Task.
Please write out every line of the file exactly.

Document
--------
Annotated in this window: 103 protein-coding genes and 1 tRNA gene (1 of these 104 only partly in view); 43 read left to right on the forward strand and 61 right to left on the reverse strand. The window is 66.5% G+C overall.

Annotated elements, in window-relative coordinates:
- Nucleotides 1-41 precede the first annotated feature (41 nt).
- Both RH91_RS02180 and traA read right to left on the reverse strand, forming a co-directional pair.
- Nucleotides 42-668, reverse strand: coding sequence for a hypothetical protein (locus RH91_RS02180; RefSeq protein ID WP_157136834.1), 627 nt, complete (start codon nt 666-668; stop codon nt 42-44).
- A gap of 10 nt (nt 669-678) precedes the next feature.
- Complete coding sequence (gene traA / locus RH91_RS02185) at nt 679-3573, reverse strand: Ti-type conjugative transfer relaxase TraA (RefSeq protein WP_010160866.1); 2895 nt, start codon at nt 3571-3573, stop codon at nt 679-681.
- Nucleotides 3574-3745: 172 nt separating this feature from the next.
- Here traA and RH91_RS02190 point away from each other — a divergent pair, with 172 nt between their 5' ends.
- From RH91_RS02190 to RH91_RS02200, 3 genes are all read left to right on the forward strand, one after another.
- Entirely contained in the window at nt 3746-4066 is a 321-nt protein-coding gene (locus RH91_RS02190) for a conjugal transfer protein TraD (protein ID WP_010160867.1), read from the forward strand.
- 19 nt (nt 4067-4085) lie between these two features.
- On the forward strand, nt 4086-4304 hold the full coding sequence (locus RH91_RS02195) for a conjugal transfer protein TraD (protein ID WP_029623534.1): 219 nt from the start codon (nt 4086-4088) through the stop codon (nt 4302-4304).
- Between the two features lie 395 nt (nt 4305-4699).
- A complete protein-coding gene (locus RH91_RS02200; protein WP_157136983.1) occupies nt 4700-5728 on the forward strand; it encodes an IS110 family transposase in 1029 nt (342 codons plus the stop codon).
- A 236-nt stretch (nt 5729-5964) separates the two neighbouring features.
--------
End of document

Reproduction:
Annotated in this window: 103 protein-coding genes and 1 tRNA gene (1 of these 104 only partly in view); 43 read left to right on the forward strand and 61 right to left on the reverse strand. The window is 66.5% G+C overall.

Annotated elements, in window-relative coordinates:
- Nucleotides 1-41 precede the first annotated feature (41 nt).
- Both RH91_RS02180 and traA read right to left on the reverse strand, forming a co-directional pair.
- Nucleotides 42-668, reverse strand: coding sequence for a hypothetical protein (locus RH91_RS02180; RefSeq protein ID WP_157136834.1), 627 nt, complete (start codon nt 666-668; stop codon nt 42-44).
- A gap of 10 nt (nt 669-678) precedes the next feature.
- Complete coding sequence (gene traA / locus RH91_RS02185) at nt 679-3573, reverse strand: Ti-type conjugative transfer relaxase TraA (RefSeq protein WP_010160866.1); 2895 nt, start codon at nt 3571-3573, stop codon at nt 679-681.
- Nucleotides 3574-3745: 172 nt separating this feature from the next.
- Here traA and RH91_RS02190 point away from each other — a divergent pair, with 172 nt between their 5' ends.
- From RH91_RS02190 to RH91_RS02200, 3 genes are all read left to right on the forward strand, one after another.
- Entirely contained in the window at nt 3746-4066 is a 321-nt protein-coding gene (locus RH91_RS02190) for a conjugal transfer protein TraD (protein ID WP_010160867.1), read from the forward strand.
- 19 nt (nt 4067-4085) lie between these two features.
- On the forward strand, nt 4086-4304 hold the full coding sequence (locus RH91_RS02195) for a conjugal transfer protein TraD (protein ID WP_029623534.1): 219 nt from the start codon (nt 4086-4088) through the stop codon (nt 4302-4304).
- Between the two features lie 395 nt (nt 4305-4699).
- A complete protein-coding gene (locus RH91_RS02200; protein WP_157136983.1) occupies nt 4700-5728 on the forward strand; it encodes an IS110 family transposase in 1029 nt (342 codons plus the stop codon).
- A 236-nt stretch (nt 5729-5964) separates the two neighbouring features.